Have farmers bounced back from the initial shocks of the COVID-19 pandemic? Results from a multi-country analysis


Given existing poverty, dependence on agriculture for livelihoods, and lack of access to safety nets, poor smallholder families in low- and middle-income countries are particularly vulnerable to exogenous shocks. In March 2020, when the world shut down and told people to stay home to mitigate the public health impacts of COVID-19, many poor smallholder families were left reeling. In response to the growing humanitarian crisis, in April 2020 the International Fund for Agricultural Development (IFAD) launched a multi-donor COVID-19 Rural Poor Stimulus Facility (RPSF) to improve food security and resilience among poor rural people during the pandemic.

PxD was one of several RPSF grant recipients and interventions selected, all of which focused on either digital services, providing inputs or assets, access to markets, or targeting funds for rural financial services. In collaboration with the IFAD country teams and their government partners, PxD implemented three digital advisory services in Kenya, Nigeria, and Pakistan between August 2020 and September 2021 to provide digital extension services to approximately two million users. PxD reached 1.2 million farmers in Pakistan, 650,000 in Kenya, and 100,000 in Nigeria, surpassing the initiative’s target of 1.7 million farmers. This includes roughly 178,000 IFAD project beneficiaries across the three countries. These farmers received timely, relevant, and customized agricultural recommendations to improve their farm productivity directly via their mobile phones.  

After successfully launching the initial digital services and delivering agricultural advice, IFAD and PxD conducted RPSF rapid assessments in late 2021 to assess farmer outcomes in all three countries. The surveys were designed to compare production, sales, income, food security, and resilience outcomes after the onset of COVID-19 but before the digital advisory intervention (the pre-intervention period) and after the intervention (the post-intervention period). We define resilience as the ability to cope with unexpected challenges and shocks, such as the ability to deal with drought/floods, pest invasions, and rising input prices. The final sample sizes for Kenya, Nigeria, and Pakistan were 400, 395, and 600, respectively. We stratified the samples by gender, youth status.Youth was defined as heads of households under 35, agro-ecological zone (AEZ) or state1Agro-ecological zones were used in Kenya and Pakistan; the survey covered seven (including unknown) and five AEZs, respectively. We stratified by seven states in Nigeria., and engagement level Kenya and Nigeria only, where we differentiate between high and low engaged users using the median number of messages or calls responded to. so we could analyze and compare outcomes by these subgroups. Within a country, we tested for statistical significance of crop, livestock, poultry, and agribusiness production and sales, as well as food security and income indicators between the pre-intervention and post-intervention period. The samples of farmers selected for the intervention and the surveys were randomly selected from our user bases of IFAD beneficiaries within each country, which may not be nationally representative. Moreover, this is a descriptive analysis, and we cannot infer whether PxD’s services had a causal impact on outcomes reported after the intervention because of the lack of an experimental design (there was no control group).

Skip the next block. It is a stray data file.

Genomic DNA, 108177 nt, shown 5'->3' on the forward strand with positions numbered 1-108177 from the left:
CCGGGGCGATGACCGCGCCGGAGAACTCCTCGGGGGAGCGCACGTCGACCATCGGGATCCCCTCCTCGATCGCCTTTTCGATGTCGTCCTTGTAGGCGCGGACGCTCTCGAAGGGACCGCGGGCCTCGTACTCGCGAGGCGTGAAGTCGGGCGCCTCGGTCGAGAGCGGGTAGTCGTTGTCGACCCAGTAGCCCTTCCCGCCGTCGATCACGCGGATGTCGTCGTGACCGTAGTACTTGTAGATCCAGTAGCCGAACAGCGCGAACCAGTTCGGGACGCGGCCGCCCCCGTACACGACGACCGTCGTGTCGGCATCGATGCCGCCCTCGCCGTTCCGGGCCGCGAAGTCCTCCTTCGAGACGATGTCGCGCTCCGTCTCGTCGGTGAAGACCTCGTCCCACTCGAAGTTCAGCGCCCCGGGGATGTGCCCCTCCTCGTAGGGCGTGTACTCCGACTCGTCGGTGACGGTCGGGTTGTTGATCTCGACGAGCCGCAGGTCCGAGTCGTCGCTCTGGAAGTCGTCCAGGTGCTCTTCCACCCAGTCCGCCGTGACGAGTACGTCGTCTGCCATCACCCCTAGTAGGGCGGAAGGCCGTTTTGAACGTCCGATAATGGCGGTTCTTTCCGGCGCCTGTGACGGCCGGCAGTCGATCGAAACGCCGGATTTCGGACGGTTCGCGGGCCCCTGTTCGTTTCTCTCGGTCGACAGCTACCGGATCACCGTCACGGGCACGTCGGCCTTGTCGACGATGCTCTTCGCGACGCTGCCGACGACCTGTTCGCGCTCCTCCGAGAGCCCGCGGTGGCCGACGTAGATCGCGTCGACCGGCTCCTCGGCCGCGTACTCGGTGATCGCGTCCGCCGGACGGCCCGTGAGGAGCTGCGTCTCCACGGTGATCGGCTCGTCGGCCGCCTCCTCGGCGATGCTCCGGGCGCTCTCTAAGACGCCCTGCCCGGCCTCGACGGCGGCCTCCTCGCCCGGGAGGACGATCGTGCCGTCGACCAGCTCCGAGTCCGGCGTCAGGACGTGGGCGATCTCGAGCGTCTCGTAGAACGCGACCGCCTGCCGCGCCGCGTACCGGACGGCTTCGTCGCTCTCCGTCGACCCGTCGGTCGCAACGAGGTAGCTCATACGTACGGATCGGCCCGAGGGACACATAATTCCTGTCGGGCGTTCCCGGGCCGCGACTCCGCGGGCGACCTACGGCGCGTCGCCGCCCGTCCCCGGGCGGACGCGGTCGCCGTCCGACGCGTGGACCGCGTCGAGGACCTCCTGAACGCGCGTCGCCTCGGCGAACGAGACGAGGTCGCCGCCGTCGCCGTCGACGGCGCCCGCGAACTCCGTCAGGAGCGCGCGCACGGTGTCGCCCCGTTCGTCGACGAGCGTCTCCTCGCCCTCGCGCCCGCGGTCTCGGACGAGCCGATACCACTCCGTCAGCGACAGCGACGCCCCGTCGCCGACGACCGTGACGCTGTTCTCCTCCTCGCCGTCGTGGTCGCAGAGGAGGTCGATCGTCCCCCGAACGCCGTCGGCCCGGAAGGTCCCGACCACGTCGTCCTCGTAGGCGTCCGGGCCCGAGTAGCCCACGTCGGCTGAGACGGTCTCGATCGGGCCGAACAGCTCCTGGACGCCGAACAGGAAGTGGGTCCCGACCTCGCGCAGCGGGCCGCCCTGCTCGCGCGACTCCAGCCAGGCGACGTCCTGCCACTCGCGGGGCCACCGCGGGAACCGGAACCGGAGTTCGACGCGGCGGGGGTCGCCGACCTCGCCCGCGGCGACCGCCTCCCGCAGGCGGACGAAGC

Farmer-reported outcomes during COVID-19, pre-intervention

Across all three countries, most respondents reported a loss or reduction in production, sales, number of meals, and resiliency during COVID-19 prior to PxD’s RPSF intervention (pre-intervention period). Respondents from Pakistan seemed to be the least affected by the onset of COVID-19, as fewer respondents reported reductions or losses, compared to Nigeria or Kenya. Moreover, almost half as many respondents reported reducing meals (37%) than in Kenya (67%) or Nigeria (69%). For all indicators except food security, respondents from Kenya reported the worst outcomes, including over 98% who reported lost or reduced production during COVID-19. There was also a wide disparity between the percentage of respondents reporting selling assets across the three countries. Almost two-thirds (65%) of respondents in Kenya reported selling assets because of COVID-19, whereas less than 10% of respondents in Nigeria reported the same. 

We also disaggregated production and sales outcomes by specific types of farming that farmers engage in, namely: crop growing, livestock rearing, poultry raising, and agribusiness activities. We find that agribusiness production and sales suffered the most in Pakistan when compared to crop, livestock, and poultry. This finding could be attributed to COVID-19 restrictions which limited the ability to engage in business activities. However, in Kenya and Nigeria, farmers reported larger reductions in crop production and sales compared to livestock, poultry, or agribusiness.